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Avoiding influenza with good personal health habits

Every year, up to 20 percent of the population in the United States contracts the flu virus. The effects of flu vary
from mild symptoms to severe illness and complications, including death. Disease experts have calculated that
once every 30 to 40 years, pandemic influenza affects people globally, resulting in a significantly greater number
of illness and deaths than the annual flu.

How flu spreads

Flu viruses spread in respiratory droplets through person-to-person or other close contact. Most adults can infect
others beginning one day before symptoms develop and from up to five to seven days after becoming sick. This
means that you can pass on the flu to someone else before you know you are sick, as well as while you are sick.
Human influenza viruses generally can survive on surfaces for two to eight hours.

Good health habits

Maintaining good health habits is important to keep you healthy and to minimize the spread of the influenza
virus. The Centers for Disease Control and Prevention (CDC) and other health organizations suggest exercising
regularly, getting enough rest and eating healthful balanced meals, in addition to a number of precautions to help
protect yourself and others from transmitting the flu. These precautions may include, but are not limited to:

  • Avoid close contact with people who are sick. Keep your distance from others to help protect them from getting sick too.
  • Stay home when you are sick. Prevent others from catching your illness.
  • Keep your hands clean. Wash your hands often and rub hands vigorously for at least 20 seconds. If you do not have access to water and soap, use alcohol-based gels or hand sanitizers.
  • Cover your mouth and nose. Use a tissue when coughing or sneezing to help prevent spreading the virus or, as the CDC suggests, sneeze or cough into your arm or sleeve. Viral droplets are less likely to spread doing this than coughing into your hands.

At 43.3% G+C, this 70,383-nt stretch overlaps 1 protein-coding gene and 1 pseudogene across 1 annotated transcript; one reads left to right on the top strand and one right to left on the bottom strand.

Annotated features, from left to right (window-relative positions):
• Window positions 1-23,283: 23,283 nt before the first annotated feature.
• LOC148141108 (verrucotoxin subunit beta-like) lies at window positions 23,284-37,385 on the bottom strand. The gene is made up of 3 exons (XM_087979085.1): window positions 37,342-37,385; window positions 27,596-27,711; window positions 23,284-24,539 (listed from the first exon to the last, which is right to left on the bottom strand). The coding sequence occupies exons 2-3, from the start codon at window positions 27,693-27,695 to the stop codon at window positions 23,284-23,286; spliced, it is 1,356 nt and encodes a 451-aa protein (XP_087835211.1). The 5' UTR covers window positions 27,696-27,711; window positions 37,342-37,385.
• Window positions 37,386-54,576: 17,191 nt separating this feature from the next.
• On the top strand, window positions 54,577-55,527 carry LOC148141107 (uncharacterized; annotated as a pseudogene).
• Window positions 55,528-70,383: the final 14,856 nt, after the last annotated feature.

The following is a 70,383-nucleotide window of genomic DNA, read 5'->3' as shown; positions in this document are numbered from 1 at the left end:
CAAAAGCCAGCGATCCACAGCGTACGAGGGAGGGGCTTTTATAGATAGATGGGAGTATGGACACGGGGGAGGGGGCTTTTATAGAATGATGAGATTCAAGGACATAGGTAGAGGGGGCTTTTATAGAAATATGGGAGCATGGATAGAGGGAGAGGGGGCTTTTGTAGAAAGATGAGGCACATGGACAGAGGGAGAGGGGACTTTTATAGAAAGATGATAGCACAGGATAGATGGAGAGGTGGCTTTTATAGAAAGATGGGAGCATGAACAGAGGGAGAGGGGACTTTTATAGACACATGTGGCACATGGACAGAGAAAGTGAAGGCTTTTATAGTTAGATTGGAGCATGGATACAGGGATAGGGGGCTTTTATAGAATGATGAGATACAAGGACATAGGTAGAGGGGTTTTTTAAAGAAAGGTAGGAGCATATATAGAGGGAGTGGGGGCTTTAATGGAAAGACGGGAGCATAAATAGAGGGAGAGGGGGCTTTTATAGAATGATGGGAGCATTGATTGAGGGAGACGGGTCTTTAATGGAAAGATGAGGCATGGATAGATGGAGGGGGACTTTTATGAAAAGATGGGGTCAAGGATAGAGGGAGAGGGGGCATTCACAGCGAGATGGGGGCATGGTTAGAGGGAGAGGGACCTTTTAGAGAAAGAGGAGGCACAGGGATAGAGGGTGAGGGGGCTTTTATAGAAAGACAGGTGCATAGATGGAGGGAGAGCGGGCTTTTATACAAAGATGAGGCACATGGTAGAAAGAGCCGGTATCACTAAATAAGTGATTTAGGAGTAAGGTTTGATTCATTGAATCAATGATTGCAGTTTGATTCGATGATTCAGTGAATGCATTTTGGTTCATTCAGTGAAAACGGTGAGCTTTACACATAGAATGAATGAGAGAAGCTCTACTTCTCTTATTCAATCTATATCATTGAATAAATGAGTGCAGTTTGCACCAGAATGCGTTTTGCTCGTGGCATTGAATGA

• Avoid touching your eyes, nose or mouth. Germs are often spread when a person touches something that is contaminated with germs and then touches his or her eyes, nose, or mouth.

For additional information visit the CDC website. The information provided in this document by Travelers is intended for use as a guideline and is not intended as, nor does it constitute, legal or professional advice. Travelers does not warrant that adherence to, or compliance with, any recommendations, best practices, checklists, or guidelines will result in a particular outcome. In no event will Travelers, or any of its subsidiaries or affiliates, be liable in tort or in contract to anyone who has access to or uses this information for any purpose. Travelers does not warrant that the information in this document constitutes a complete and finite list of each and every item or procedure related to the topics or issues referenced herein. Furthermore, federal, state, provincial, municipal or local laws, regulations, standards or codes, as is applicable, may change from time to time and the user should always refer to the most current requirements. This material does not amend, or otherwise affect, the provisions or coverages of any insurance policy or bond issued by Travelers, nor is it a representation that coverage does or does not exist for any particular claim or loss under any such policy or bond. Coverage depends on the facts and circumstances involved in the claim or loss, all applicable policy or bond provisions, and any applicable law.